Since then Takala has put numerous social groupings under the microscope: she has played an overdressed wallflower at a traditional dance event in Estonia; carried a transparent bag full of cash around a shopping mall – to the consternation of shoppers and shopkeepers alike – and wandered around the European parliament in T-shirts printed with texts highlighting the institution’s inconsistent dress policy.
Does she ever get embarrassed? “I have those same feelings as anybody would in those situations, but they’re actually information for me that it’s working,” Takala says. Her social experiments involve intense emotional labour – “I get a lot of rejection,” she notes. But it’s exhilarating when she senses that something is working: “I feel like it’s very awkward. These people don’t like what I’m doing now. Great!”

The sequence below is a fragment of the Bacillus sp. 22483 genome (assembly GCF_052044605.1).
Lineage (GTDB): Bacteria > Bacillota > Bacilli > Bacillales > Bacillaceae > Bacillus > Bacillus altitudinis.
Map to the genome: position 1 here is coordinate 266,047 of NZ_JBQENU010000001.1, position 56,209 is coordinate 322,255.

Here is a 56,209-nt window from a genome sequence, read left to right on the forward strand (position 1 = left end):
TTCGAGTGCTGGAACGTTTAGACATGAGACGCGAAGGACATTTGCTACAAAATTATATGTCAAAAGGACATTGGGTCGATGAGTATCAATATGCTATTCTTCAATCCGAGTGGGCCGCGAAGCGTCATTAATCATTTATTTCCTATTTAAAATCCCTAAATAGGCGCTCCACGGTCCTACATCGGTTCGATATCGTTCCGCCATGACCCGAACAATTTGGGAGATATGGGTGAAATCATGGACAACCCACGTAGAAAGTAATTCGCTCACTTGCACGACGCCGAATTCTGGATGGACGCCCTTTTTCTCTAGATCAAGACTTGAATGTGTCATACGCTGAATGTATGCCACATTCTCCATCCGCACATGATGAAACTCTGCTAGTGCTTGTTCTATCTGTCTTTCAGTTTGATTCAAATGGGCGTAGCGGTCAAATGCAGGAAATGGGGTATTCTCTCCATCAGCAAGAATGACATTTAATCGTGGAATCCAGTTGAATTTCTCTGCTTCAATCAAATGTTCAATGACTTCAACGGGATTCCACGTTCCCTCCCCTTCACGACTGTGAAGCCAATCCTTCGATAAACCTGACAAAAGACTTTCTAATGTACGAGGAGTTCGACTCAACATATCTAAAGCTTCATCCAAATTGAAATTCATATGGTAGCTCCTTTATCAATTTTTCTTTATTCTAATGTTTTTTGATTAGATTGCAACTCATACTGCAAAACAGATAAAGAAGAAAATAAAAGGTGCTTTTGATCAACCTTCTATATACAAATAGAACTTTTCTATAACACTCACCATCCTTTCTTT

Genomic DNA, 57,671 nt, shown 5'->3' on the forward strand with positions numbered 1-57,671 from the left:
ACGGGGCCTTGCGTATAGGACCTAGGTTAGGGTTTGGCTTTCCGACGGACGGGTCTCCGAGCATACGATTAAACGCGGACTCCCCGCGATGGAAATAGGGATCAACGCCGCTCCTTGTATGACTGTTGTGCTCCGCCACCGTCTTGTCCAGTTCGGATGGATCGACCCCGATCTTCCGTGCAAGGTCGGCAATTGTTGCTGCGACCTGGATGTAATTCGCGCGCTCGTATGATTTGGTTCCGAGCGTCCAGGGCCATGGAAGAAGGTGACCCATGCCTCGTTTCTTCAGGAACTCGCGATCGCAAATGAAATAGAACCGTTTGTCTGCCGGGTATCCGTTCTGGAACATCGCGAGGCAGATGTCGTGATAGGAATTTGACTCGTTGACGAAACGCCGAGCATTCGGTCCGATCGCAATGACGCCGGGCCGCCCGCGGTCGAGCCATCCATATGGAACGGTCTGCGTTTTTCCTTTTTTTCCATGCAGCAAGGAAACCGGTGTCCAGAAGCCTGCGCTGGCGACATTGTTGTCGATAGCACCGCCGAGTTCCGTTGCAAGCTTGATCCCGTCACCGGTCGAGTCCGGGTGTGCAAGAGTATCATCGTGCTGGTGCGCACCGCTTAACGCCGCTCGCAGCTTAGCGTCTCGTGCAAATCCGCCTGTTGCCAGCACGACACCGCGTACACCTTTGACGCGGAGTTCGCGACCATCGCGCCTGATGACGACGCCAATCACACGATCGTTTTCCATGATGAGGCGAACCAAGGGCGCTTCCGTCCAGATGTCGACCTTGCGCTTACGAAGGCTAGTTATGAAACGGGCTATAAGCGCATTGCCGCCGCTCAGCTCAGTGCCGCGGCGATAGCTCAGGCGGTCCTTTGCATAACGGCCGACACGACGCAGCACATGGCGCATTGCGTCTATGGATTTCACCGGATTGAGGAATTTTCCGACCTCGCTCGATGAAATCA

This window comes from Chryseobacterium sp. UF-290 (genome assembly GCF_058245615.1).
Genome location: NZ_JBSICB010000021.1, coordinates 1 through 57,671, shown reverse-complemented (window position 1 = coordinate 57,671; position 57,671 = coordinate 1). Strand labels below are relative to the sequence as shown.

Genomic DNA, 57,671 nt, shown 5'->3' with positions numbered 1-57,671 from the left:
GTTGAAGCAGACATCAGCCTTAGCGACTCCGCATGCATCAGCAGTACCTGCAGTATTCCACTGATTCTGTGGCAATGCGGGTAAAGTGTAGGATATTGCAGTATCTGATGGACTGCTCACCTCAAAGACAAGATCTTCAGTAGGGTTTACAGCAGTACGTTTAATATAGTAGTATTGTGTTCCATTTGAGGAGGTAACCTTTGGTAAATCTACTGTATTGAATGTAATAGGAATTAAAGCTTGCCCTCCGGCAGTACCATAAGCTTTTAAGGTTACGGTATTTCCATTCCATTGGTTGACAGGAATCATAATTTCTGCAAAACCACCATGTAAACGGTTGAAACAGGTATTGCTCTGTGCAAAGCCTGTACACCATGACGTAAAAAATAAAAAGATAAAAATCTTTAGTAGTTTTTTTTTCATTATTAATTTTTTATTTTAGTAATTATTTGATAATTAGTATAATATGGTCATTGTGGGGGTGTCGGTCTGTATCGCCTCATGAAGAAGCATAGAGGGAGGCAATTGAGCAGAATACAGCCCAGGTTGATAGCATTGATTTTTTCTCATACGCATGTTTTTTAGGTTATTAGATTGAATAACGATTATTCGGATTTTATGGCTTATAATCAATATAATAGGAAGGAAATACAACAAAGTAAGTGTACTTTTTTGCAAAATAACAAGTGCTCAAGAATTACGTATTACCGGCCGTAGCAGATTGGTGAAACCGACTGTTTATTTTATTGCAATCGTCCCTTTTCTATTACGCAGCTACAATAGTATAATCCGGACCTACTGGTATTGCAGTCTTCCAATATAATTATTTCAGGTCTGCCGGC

Micro galleries highlighting MMIWG stories aim to reconcile through knowledge and art – CBC.ca